While the leaders look to signal increased cooperation, opposing interests in Syria continue to be a source of tension. A recent agreement between Turkey and the U.S. established a command center and joint military patrols in northern Syria and set up a safe zone for refugees, but the deal does not resolve underlying differences about how the two sides view the YPG. Recent trilateral meetings between Turkey, Iran, and Russia further complicate the matter and could increase pressure from Turkey for the U.S. to withdraw. The two leaders will meet on the sidelines of UN General Assembly meetings in NYC this month; the tenor of that meeting will signal the future direction of bilateral relations.
Turkey’s relationships with the EU could also be strained by renewed discussions regarding the implementation of the Turkey-EU migration deal. A recent uptick in migrants from Turkey to Greece has alarmed European leaders, who Erdoğan has accused of not complying with the deal. The new European Commission, which recently announced Greek Brussels-insider Margaritis Schinas as the migration commissioner, has migration high on its agenda, and both sides have incentives to come to the table. New Greek Prime Minister Kyriakos Mitsotakis’s offer to initiate a constructive dialogue with Ankara should help. A resolution is likely, even if the relationship is rocky in the meantime.
A Path Forward for Investment?
Some investors are beginning to take notice of improvements in the investment climate, and several recent investment announcements could serve as a model for companies looking to expand their presence in Turkey. Volkswagen, which decided earlier this year to build a factory near the western coastal city of Manisa, is in late stage talks regarding a $1.3 billion investment. The pharmaceutical manufacturer Gilead has also recently announced its intention to invest $250 million to localize two innovative drugs.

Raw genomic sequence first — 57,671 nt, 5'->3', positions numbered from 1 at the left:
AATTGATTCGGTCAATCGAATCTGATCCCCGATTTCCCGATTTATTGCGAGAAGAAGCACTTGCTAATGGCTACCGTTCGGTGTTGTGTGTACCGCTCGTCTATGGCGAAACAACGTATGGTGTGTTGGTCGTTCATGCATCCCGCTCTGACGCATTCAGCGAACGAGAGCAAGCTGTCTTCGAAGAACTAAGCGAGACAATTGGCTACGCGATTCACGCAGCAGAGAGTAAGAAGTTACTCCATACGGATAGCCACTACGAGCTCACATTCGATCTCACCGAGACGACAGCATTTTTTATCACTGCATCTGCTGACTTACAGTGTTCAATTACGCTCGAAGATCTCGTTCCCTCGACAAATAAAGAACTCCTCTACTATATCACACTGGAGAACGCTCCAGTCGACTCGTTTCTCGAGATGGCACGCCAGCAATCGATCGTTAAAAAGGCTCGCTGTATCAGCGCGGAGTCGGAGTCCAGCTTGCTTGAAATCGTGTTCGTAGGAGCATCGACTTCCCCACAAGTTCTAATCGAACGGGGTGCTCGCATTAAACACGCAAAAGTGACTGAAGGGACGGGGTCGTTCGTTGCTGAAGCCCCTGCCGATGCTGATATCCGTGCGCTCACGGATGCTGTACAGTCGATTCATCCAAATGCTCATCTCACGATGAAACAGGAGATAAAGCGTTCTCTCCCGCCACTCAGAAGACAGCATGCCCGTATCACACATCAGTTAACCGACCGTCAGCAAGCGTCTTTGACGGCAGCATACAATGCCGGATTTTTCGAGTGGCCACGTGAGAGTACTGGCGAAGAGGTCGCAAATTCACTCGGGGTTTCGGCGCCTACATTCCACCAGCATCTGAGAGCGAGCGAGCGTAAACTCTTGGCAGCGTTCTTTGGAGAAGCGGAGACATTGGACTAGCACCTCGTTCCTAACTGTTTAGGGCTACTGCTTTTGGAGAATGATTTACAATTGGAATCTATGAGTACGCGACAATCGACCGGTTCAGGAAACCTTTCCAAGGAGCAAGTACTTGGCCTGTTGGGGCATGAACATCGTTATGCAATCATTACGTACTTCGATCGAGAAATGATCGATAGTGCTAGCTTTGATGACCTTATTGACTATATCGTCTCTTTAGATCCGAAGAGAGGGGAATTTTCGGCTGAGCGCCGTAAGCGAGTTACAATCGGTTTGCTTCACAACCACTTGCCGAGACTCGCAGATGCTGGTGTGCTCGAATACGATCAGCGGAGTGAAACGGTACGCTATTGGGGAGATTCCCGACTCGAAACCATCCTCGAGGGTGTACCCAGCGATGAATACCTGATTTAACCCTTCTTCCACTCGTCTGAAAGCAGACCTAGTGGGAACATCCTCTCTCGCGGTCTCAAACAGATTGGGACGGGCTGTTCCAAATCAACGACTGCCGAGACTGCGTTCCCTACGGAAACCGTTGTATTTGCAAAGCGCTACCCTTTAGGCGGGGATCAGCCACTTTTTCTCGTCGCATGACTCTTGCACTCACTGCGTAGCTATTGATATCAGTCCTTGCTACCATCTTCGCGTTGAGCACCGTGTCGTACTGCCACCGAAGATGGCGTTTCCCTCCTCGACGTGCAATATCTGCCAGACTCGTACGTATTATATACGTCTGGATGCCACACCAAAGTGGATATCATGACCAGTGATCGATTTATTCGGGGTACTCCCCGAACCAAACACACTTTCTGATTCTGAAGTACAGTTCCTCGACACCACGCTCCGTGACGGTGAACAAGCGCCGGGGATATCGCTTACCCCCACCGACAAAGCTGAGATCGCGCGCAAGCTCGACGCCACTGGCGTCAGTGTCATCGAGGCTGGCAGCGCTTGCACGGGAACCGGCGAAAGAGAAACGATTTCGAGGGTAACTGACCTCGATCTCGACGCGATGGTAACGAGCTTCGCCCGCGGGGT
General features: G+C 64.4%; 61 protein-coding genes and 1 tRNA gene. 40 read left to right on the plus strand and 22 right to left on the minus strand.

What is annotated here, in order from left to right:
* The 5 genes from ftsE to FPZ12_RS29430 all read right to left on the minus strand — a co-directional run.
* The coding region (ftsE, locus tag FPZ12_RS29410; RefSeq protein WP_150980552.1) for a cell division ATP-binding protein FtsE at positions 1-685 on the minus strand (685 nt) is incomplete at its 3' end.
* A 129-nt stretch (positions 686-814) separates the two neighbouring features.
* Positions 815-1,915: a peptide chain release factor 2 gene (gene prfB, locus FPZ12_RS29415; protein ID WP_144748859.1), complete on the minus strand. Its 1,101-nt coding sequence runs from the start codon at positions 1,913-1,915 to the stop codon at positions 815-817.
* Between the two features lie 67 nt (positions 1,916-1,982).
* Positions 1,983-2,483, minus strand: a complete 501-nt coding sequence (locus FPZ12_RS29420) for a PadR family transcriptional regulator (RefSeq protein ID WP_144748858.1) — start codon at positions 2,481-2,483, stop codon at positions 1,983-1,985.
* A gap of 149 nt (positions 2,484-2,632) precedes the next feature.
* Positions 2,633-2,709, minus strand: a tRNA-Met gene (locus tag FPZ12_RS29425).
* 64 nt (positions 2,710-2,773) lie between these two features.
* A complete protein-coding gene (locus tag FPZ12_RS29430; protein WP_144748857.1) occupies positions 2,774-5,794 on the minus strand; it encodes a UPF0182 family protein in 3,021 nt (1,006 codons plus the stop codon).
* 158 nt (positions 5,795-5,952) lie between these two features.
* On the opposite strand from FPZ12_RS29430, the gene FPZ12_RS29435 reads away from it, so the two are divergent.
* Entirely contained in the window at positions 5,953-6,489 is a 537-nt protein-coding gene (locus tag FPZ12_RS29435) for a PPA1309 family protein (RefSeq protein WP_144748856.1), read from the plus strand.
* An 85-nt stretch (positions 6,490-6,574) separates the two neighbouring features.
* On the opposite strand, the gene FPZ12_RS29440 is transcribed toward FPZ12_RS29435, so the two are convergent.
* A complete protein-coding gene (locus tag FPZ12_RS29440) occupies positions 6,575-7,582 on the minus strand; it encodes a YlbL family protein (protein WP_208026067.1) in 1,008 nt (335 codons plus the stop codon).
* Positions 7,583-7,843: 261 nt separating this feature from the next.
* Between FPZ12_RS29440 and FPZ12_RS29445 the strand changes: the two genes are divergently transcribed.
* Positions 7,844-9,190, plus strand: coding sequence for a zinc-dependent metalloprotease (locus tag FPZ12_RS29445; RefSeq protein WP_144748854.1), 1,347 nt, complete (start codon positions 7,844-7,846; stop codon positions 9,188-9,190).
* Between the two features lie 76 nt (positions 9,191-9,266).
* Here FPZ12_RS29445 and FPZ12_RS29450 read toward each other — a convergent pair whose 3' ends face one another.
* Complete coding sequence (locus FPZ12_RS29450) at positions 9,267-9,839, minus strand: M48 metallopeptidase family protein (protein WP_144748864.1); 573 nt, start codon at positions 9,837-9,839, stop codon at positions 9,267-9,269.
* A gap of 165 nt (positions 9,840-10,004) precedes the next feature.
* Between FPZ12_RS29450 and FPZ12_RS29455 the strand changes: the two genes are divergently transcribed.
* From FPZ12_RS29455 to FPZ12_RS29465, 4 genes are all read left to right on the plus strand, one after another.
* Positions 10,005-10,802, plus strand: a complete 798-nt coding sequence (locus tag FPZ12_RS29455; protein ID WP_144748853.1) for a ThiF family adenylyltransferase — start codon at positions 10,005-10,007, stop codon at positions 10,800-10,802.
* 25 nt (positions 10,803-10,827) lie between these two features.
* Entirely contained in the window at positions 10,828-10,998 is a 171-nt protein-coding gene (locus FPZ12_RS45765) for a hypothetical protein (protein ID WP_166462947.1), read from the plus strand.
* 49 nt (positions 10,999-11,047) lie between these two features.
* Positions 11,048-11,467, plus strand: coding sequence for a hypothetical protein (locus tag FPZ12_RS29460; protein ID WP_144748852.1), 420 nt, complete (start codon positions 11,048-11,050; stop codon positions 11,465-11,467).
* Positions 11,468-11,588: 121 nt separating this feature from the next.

These investments are a positive signal, and companies that understand the Turkish government’s investment priorities (e.g., increasing local production, exports) have an opportunity to strike attractive deals. In many cases, a nod from the top can help to fast-track investments that would otherwise encounter roadblocks due to bureaucratic inertia or lack of capacity. Given the Turkish economy’s challenges, investors motivated by Turkey’s long-term potential and fundamentals could reap significant dividends following a timely investment decision.